A study across eight States in India involving 4,613 participants that included adolescents (647 girls and 674 boys), adults (931 women and 927 men) and elderly (714 women and 720 men) has found that the prevalence of anaemia has been overestimated by previous surveys. While the NFHS surveys measured haemoglobin using finger prick-based capillary blood, the latest multi-institutional study carried out by a team led by Dr. Anura Kurpad from St. John’s Medical College, Bengaluru, used venous blood to measure haemoglobin and iron status through ferritin. The other institutions involved in the study include ICMR-NIN, Hyderabad, Sitaram Bhartia Institute of Science and Research, New Delhi, CSIR-IGIB, New Delhi, CSIR-CCMB, Hyderabad, Banaras Hindu University, and KEM Hospital, Pune. The results have been posted as a preprint; preprints are not peer-reviewed.

Capillary blood haemoglobin will be an underestimate of the true value as the red blood cell count in the capillary blood will be a little lower than venous blood due to a phenomenon called plasma-skimming. Also, tissue fluid gets mixed with capillary blood while drawing the blood sample leading to dilution and thus a reduction in haemoglobin value. The WHO has also recently recommended that anaemia be diagnosed from venous blood estimations of haemoglobin.

The study found that anaemia prevalence was predominantly of the mild variety. Overall, 18.4% of the entire sample were mildly anaemic, 14.7% were moderately and 1.8% were severely anaemic. As expected, the overall prevalence of anaemia was higher in women compared with men. The prevalence of moderate anaemia was significantly higher in women (22%) compared with men (7.6%). Anaemia prevalence was 44%, 41% and 45% in adolescent girls, adults and elderly women, respectively. In the case of adolescent boys, adults, and elderly men, anaemia prevalence was 24%, 21% and 37%, respectively.

In comparison, the prevalence of anaemia was much higher as per the NFHS surveys that used capillary blood— 60.8% for women, 62.6% for adolescent girls, 26% for men and 31.8% for adolescent boys.

As per the present study, the prevalence of total anaemia was very high in the state of Assam (69.8% overall; 78.3% for women) followed by Odisha (55% overall; 63% for women). At 12.1% overall and 14.6% for women, Meghalaya had the least anaemia prevalence, followed by Telangana (16.9% overall; 24.6% for women), West Bengal (19.5% overall; 28% for women), Tamil Nadu (23.7% overall; 32.4% for women), Gujarat (33.9% overall; 44.2% for women), and Madhya Pradesh (45.4% overall; 55.9% for women).

Interestingly, the prevalence of iron deficiency for the whole group was just 18.4%. It was highest among adolescent girls (31.5%) followed by adult women (27.7%), and elderly women (13.6%). The prevalence of iron deficiency was 16.0%, 10.7% and 11.2% for adolescent boys, adults, and elderly men, respectively. Even among anaemic women (42.6% with all grades of anaemia), only about a third was due to iron deficiency. Among elderly women (40.9% with all grades of anaemia), only about a fifth had iron deficiency. Only in the case of adolescent girls did anaemia due to iron deficiency become relatively high at 45%. The major proportion of anaemia in all groups was associated with ‘unknown causes’.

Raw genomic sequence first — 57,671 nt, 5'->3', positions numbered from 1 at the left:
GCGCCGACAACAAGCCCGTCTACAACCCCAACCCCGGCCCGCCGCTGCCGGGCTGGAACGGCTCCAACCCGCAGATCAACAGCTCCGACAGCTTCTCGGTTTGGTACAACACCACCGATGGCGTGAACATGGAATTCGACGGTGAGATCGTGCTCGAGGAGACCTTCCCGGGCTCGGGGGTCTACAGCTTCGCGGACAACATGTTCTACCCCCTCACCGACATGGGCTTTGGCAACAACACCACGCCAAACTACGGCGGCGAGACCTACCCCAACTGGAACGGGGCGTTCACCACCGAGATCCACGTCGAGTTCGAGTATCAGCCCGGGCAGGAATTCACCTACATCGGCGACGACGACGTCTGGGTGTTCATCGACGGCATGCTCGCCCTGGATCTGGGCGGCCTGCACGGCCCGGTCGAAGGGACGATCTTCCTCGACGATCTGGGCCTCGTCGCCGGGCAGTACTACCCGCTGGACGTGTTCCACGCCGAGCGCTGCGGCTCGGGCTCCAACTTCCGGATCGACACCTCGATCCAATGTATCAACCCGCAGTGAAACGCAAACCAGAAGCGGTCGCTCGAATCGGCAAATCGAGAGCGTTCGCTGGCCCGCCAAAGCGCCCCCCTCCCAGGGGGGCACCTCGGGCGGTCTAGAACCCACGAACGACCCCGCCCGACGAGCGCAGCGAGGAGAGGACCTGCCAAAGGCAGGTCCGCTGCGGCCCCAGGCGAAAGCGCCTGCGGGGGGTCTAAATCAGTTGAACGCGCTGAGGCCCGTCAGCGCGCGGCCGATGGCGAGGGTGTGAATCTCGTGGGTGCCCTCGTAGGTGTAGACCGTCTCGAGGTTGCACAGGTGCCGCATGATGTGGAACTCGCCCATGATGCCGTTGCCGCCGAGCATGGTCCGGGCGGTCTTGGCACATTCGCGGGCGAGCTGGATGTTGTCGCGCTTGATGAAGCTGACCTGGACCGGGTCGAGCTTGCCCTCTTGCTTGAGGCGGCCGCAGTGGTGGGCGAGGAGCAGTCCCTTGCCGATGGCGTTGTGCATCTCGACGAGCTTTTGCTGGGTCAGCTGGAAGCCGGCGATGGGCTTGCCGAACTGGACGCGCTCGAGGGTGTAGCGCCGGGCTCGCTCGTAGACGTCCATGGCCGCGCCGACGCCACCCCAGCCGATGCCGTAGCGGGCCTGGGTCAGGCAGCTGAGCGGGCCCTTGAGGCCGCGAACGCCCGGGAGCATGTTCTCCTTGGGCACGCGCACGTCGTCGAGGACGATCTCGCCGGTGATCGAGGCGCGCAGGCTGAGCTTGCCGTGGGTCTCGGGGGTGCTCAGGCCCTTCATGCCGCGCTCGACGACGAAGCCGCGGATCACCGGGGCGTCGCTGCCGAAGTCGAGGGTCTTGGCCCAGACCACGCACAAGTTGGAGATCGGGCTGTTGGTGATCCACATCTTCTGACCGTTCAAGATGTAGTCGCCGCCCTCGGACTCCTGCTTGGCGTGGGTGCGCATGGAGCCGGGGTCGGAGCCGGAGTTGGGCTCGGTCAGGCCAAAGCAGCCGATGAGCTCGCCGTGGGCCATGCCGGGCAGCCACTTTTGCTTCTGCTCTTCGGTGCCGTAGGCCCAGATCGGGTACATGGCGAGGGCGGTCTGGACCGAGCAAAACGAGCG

Even in the case of Assam where the prevalence of anaemia was highest (69.8% overall; 78.3% for women), iron deficiency was only 12.3% overall and 18.9% in women. In the case of Tamil Nadu where the prevalence of anaemia was 23.7% overall and 32.4% for women, iron deficiency was rather high at 22.8% overall and 38.2% in women. Interestingly, while Assam had the highest prevalence of anaemia (69.8% overall) and Meghalaya had the least anaemia prevalence at 12.1% overall, iron deficiency as a driver of anaemia was comparable and low in both States — Assam (12.3% overall) and Meghalaya (12.6% overall). “Only one-fourth of 42% of women with anaemia were due to iron deficiency. Yet, everybody assumes that iron deficiency is the main cause of anaemia in India,” says Dr. Kurpad. “Though anaemia is caused by multiple factors including vitamin B12 and folate deficiency, and inflammation, the focus has primarily been only on iron deficiency.”

With iron deficiency playing a relatively low role in anaemia, Dr. Kurpad stresses that policies to provide iron supplementation for the entire population of India have to be reconsidered, particularly due to the dangers of excess iron intake. “It is not easy to excrete iron, and too much iron can cause oxidative stress on all organs,” he cautions. “There should be a change in focus from supplementing iron to a broader focus on all nutrients and the environment.” For instance, inflammation due to poor sanitation or air pollution can suppress the production of red blood cells in the bone marrow as well as reduce iron absorption, Dr. Kurpad says. “The focus should also be on reducing inflammation, which is best achieved naturally through increased consumption of fruits and diversity in diet to improve the intake of all nutrients,” he says.

Currently the diet of a large percentage of the Indian population is mainly cereal-based with very little to zero coloured vegetables and fruits. “Due to climate change, the protein, vitamin and mineral content in cereals is dropping,” he says. “It’s time we diversify from cereals to millets which are more resilient. Though phytates in millets can reduce absorption, millets contain higher amounts of iron and calcium leading to increased net intake.”

As per the study, mild anaemia prevalence was higher among those eating a vegetarian diet compared with those eating a non-vegetarian diet. However, the prevalence of moderate and severe anaemia was almost similar in both diet groups. “This speaks against a sole nutrient aetiology for moderate and severe anaemia,” the paper notes.

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